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Gaussian Function

  1. Oct 12, 2005 #1


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    In academics, you hear so much about the Gaussian function, whether it be in statistics, physics, or even social sciences!

    The Gaussian function takes the general form of:

    [tex] f(x) = Ae^\frac{-(x-b)^2}{c^2}[/tex]

    Further yet, the antiderivative of this function is the famous error function erf(x).

    What I'd like to know is... what is the magic behind this equation. Why is it able to describe so much real world phenomena. Can it be derived or what was Mr. Gauss thinking when he came up with this.

    Is there anything else I missed about the magic of this function?
  2. jcsd
  3. Oct 12, 2005 #2


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    The Gaussian probability distribution is closely related to the Binomial distribution such as one finds in the case of a random walk. For example, in one dimension and when the step size is fixed then the distribution is the usual Binomial distribution and, in the limit of a very large number of steps the Gaussian distribution is an excellent approximation to the Binomial. When the step size is not fixed, such as in diffusion, the distribution is Gaussian.

    Many physical processes behave like a random walk including diffusion, heat transfer and so on.
  4. Oct 12, 2005 #3


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    Of course, there's also the central limit theorem, which says basically that the sum of variables drawn from a distribution (almost any distribution) will be Gaussian distributed as the number of variables drawn approaches infinity.
  5. Oct 12, 2005 #4


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    The Central Limit Theorem, that SpaceTiger mentions, is remarkable! In any application of mathematics, you have to make SOME assumptions about what kind of "mathematical model" applies. The Central Limit Theory says that, in statistics, we really don't have to worry about that- the Gaussian distribution applies to just about everything!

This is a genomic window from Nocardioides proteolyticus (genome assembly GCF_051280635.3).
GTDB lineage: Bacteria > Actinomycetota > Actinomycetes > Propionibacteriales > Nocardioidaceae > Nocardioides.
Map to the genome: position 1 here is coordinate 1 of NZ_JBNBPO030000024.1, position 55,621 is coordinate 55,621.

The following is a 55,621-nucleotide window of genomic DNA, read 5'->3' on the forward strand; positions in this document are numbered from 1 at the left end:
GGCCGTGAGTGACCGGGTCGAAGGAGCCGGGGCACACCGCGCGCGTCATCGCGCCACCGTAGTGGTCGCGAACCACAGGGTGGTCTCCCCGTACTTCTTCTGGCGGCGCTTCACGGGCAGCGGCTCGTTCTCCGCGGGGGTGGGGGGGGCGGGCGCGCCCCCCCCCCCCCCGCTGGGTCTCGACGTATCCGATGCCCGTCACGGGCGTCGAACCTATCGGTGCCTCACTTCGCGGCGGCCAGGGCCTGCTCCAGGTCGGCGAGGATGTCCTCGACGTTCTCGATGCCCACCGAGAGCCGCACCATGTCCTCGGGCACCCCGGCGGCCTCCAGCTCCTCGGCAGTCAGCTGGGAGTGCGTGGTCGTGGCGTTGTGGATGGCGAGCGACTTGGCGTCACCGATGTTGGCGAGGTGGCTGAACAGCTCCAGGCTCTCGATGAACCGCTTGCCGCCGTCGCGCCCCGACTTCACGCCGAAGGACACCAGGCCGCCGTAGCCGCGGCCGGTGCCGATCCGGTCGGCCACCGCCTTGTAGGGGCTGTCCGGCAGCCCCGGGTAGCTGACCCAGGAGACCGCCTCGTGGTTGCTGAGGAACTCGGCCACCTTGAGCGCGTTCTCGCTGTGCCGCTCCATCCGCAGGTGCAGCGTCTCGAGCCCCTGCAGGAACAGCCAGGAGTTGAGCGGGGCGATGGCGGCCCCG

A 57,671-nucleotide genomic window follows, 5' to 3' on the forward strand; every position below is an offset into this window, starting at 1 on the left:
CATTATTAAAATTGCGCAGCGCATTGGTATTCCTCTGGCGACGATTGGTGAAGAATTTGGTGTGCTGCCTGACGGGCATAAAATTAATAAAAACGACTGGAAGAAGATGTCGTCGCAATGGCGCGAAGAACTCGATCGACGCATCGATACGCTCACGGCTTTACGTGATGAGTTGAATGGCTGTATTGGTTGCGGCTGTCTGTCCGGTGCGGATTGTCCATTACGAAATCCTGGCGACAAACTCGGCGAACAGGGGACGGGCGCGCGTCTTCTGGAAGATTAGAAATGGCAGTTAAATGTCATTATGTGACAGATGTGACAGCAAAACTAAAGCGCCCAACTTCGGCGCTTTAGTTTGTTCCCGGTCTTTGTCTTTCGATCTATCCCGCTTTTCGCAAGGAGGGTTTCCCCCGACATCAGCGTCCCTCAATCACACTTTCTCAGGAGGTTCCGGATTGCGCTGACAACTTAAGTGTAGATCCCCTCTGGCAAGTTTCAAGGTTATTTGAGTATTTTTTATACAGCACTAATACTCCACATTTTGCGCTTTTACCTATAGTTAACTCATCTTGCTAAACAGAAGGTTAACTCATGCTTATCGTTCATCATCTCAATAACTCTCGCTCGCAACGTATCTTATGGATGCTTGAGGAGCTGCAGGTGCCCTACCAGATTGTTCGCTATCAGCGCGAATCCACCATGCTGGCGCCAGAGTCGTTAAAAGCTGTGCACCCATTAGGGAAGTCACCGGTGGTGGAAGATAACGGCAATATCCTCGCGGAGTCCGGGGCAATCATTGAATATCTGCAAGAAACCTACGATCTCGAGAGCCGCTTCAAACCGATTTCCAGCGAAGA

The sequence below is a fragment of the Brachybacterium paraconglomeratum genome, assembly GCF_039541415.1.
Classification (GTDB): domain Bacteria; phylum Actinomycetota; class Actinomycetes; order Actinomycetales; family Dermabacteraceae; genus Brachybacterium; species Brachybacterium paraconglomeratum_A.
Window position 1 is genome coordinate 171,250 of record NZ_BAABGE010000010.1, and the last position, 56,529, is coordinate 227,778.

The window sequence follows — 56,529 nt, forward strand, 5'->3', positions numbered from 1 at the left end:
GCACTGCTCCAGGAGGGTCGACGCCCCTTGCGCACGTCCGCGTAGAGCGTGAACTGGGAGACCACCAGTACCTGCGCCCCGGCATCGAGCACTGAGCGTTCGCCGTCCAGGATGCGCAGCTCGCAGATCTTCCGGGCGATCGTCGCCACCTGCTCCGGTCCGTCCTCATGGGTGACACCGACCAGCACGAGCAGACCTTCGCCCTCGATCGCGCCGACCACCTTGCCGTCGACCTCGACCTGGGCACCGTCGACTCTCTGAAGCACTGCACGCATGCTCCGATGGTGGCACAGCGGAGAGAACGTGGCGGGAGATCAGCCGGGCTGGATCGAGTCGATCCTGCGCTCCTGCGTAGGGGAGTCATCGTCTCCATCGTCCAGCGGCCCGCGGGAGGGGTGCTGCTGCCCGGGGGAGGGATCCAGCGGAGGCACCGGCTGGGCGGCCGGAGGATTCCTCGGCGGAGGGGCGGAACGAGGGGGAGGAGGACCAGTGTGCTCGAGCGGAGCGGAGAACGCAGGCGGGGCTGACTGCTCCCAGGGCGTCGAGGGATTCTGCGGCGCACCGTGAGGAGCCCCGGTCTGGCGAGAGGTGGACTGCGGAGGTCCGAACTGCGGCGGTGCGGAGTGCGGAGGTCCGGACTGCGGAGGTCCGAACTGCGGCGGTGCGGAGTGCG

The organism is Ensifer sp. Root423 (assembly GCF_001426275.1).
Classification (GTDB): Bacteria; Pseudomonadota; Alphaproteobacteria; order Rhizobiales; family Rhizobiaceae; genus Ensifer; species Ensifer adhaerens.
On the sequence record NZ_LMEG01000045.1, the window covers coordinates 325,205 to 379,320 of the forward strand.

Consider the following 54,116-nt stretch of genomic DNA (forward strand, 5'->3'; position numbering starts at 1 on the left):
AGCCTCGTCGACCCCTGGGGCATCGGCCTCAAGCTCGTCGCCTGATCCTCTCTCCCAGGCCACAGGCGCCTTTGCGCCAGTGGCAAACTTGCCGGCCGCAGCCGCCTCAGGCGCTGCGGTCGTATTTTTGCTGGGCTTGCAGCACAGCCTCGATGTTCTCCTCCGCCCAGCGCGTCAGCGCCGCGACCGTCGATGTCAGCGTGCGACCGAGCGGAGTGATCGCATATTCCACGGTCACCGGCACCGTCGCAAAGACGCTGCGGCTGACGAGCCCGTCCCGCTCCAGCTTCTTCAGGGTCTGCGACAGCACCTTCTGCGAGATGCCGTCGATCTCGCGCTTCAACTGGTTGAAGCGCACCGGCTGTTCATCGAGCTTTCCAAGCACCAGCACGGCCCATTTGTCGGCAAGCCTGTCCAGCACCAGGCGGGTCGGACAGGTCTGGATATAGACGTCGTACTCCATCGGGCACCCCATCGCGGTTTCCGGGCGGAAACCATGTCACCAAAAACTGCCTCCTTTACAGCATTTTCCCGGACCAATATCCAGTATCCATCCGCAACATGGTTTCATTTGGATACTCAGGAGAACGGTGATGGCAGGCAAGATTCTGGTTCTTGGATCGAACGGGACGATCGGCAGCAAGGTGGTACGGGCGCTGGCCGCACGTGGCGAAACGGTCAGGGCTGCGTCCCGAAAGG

If we have SOME probability distribution (the only requirement is that the mean, [itex]mu[/itex], and standard deviation,[itex]\sigma[/itex], must be finite) and take n samples from that distribution, then the sum of the samples is a Gaussian (normal) distribution with mean [itex]n\mu[/itex] and standard deviation [itex]\sigma[/itex] and the average of the samples is a Gaussian distribution with mean [itex]\mu[/itex] and standard deviation [itex]\frac{\sigma}{\sqrt{n}}[/itex].
    The "normal approximation to the binomial distribution", that Tide mentions, is a special but very important example of that but it applies very generally. If a researcher is looking at people's weights, he can think of each person's weight as a sum of weight's of various parts of the body and surely they will all have the same distribution- almost automatically, he knows that people's weights must be, a least approximately, normally distributed.
    Because just about everything can be thought of as the sum of many parts, it follows that almost everything must be, at least approximately normally distributed!
  6. Oct 12, 2005 #5


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    That is indeed a powerful statement from a theory, and also a powerful distribution that can cover it all! Makes me ever amazed at mathematics we have derived to model our physical world.

    /me bows to Gauss another 100 times.
  7. Sep 24, 2008 #6
    Sadly no. It says that when you repeatedly obtain independent samples of the same underlying distribution (iid) and if this underlying distribution has finite variance then the sum/average of these samples approaches in the limit a Gaussian distribution.

    There are more distributions with infinite variance around than you might image (e.g. Levy flight), and the condition of iid samples is a tough one, and nobody tells you how many are enough and it applies only to the averge of the sample. The individual samples are still distributed according to the original distribution.

    The central limit theorem is a wonderful piece of mathematics, but too often too much simplified and misused.
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